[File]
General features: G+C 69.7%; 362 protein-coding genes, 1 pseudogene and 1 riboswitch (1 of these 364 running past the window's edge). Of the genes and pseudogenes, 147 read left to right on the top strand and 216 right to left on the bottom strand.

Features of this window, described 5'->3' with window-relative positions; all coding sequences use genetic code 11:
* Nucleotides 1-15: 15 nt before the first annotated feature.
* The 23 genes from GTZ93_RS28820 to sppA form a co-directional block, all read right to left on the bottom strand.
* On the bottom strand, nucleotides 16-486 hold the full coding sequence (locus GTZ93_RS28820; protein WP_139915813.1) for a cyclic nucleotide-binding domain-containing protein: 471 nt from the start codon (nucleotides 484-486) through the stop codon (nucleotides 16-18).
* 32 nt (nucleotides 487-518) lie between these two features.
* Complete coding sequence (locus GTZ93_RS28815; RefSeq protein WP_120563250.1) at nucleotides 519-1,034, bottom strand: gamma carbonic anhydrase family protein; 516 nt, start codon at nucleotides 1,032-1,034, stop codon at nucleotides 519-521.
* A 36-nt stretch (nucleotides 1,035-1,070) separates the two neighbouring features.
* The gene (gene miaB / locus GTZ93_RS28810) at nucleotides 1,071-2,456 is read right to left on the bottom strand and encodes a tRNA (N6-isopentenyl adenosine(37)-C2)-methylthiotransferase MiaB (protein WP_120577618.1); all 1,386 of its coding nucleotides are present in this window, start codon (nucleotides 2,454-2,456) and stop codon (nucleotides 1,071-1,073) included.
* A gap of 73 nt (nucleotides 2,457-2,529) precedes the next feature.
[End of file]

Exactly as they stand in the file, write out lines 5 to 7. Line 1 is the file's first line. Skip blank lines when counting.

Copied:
* On the bottom strand, nucleotides 16-486 hold the full coding sequence (locus GTZ93_RS28820; protein WP_139915813.1) for a cyclic nucleotide-binding domain-containing protein: 471 nt from the start codon (nucleotides 484-486) through the stop codon (nucleotides 16-18).
* 32 nt (nucleotides 487-518) lie between these two features.
* Complete coding sequence (locus GTZ93_RS28815; RefSeq protein WP_120563250.1) at nucleotides 519-1,034, bottom strand: gamma carbonic anhydrase family protein; 516 nt, start codon at nucleotides 1,032-1,034, stop codon at nucleotides 519-521.